President Obama is going to give yet another Big Speech next week. Who among us can contain his excitement?
The White House insists this address will have nothing to do with partisan politics and everything to do with getting Americans back to work. Well, suspend your own disbelief as best you can. But one thing is certain: The president will enter the chamber “shovel ready,” as it were.
One can expect Obama to repeat certain verbal tics. He will quote himself a lot (“As I’ve said before . . . ”). He will insist that it’s time to put aside partisan differences, by which he means everyone should agree with his ideas.
#ad# And, he will insist he’s a pragmatist who only cares about “what works.”
This has been the rhetorical theme of his presidency from the beginning. In his inaugural address he proclaimed, “The question we ask today is not whether our government is too big or too small, but whether it works.”
Well, to that end, here is the speech — or a portion of it — I would like to hear from the president:
“My fellow Americans, when I came into office, I promised to discard the tired dogmas of the past. I vowed to put partisanship aside. I made a solemn pledge to focus single-mindedly on what works. As I’ve said before, what I admired most in Pres. Franklin Delano Roosevelt was his commitment to ‘bold, persistent experimentation.’
“In May of 1932, President Roosevelt proclaimed, ‘It is common sense to take a method and try it; if it fails, admit it frankly and try another. But above all, try something.’
“Well, we have tried many things. A few, I believe, have worked, but honesty and the national crisis both compel me to admit, too many have failed.
“I can blame the mistakes of my predecessor all day long, but the simple truth is that the stimulus effort did not do what I or my own economic advisers said it would.
“Worse, many of the programs and policies inherent to the stimulus were built on fictions. Indeed, much of the money we wasted — at the behest of the Democratic congressional leadership at the time — was never even intended to stimulate so much as bail out programs and local governments.
“Moreover, as I have already admitted, ‘shovel-ready jobs’ were a myth.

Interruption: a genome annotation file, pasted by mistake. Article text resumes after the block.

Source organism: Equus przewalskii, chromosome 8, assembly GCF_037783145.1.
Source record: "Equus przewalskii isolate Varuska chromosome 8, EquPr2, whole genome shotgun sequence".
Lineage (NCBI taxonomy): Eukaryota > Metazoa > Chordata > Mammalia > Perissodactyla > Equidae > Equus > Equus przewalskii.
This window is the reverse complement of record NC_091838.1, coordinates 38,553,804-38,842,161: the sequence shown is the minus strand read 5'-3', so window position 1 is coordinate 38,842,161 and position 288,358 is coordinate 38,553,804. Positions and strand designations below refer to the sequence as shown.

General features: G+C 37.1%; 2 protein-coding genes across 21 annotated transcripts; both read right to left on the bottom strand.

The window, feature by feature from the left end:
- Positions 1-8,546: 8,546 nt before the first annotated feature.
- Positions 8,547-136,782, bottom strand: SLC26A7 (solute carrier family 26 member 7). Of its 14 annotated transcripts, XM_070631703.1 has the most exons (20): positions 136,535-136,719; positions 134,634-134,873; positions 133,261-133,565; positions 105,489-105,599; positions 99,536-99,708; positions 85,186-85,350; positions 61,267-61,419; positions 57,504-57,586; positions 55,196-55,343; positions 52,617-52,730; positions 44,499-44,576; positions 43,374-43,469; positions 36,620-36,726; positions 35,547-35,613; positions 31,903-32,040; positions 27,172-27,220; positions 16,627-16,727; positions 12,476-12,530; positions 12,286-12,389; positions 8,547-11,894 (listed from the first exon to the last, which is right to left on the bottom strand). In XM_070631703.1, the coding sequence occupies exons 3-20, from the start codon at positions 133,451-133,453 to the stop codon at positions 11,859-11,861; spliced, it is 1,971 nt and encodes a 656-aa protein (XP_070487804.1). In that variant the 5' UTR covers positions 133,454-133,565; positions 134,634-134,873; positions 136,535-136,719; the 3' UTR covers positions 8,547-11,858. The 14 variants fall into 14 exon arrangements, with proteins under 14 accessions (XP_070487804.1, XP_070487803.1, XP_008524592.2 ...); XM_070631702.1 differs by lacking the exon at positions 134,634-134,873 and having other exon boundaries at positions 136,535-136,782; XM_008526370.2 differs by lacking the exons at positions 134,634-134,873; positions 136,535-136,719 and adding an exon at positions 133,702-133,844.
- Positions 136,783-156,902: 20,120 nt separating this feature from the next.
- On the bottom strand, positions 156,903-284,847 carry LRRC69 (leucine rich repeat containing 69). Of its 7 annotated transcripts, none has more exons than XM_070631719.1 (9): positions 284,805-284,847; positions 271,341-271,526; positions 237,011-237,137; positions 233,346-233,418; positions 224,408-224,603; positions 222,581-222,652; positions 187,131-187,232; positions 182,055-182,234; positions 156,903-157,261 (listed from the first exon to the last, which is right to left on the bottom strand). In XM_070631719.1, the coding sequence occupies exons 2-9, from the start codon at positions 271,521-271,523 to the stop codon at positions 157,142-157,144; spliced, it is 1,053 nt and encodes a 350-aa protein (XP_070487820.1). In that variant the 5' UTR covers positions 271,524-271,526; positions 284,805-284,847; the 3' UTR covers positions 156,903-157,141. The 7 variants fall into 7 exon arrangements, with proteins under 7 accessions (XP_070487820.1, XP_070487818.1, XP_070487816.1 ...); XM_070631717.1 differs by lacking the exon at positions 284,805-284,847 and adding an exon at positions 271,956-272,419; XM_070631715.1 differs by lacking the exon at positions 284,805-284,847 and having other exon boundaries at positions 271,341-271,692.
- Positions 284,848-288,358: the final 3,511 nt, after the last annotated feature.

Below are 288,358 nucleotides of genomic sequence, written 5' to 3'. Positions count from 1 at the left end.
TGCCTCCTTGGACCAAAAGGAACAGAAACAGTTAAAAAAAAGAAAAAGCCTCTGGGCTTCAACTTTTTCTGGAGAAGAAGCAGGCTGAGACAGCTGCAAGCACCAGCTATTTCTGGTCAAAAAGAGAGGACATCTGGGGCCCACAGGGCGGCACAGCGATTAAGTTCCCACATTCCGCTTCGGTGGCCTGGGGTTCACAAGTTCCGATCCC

“Even more dismaying, much of our green-jobs program agenda has been an indefensible failure. In Seattle, we spent $20 million in the hope of creating 2,000 jobs and weatherizing 2,000 homes. We created 14 jobs and weatherized three houses. In Toledo, Kansas City, and Phoenix combined, we allocated $65 million and created 72 jobs. California got $186 million and created just over 500 jobs.
“I passionately believe we must transition to renewable energy, but it is clear the economy is simply not ready and government is ill-equipped to pick successful companies better than the market can.
“Taxpayers gave $58 million to Evergreen Solar in Massachusetts. It cut 800 jobs and is now bankrupt.
“Just last week, a company my administration touted as the crown jewel of the new green economy, Solyndra Inc., announced plans to file for bankruptcy, despite half a billion dollars in loan guarantees from the federal government.
“I’ve said many times that green jobs cannot be sent overseas. But that, it seems, is not true. We subsidize solar panels here in the U.S., and the Chinese build them at pennies on the dollar and sell them to us.
“However, you cannot drill for American oil in China, and you will never find American natural gas in the Middle East.
“No other country in the world refuses to exploit its natural wealth the way we do. This must end.
“We will take the tax-revenue windfall from new oil and gas exploration and invest it in basic energy and sound climate research in the hope of solving our problems through innovation instead of immiseration.
“Let me be clear: The reason there were no shovel-ready jobs is because government rules and regulations make it difficult to hire people. In California, we wasted seven months sorting out prevailing-wage rates before we could hire green workers. And even then, the relevant regulations were so onerous that the costs of weatherization weren’t worth the effort.
“My fellow Americans, I’ve said many times I believe that government can do amazing things. I still believe that. But after more than two years of bold, persistent experimentation, it has become clear that in this present crisis, government is not the solution to our problem; government is the problem.”
— Jonah Goldberg is editor-at-large of National Review Online and a visiting fellow at the American Enterprise Institute. You can write to him by e-mail at JonahsColumn@aol.com, or via Twitter@JonahNRO. © 2011 Tribune Media Services, Inc.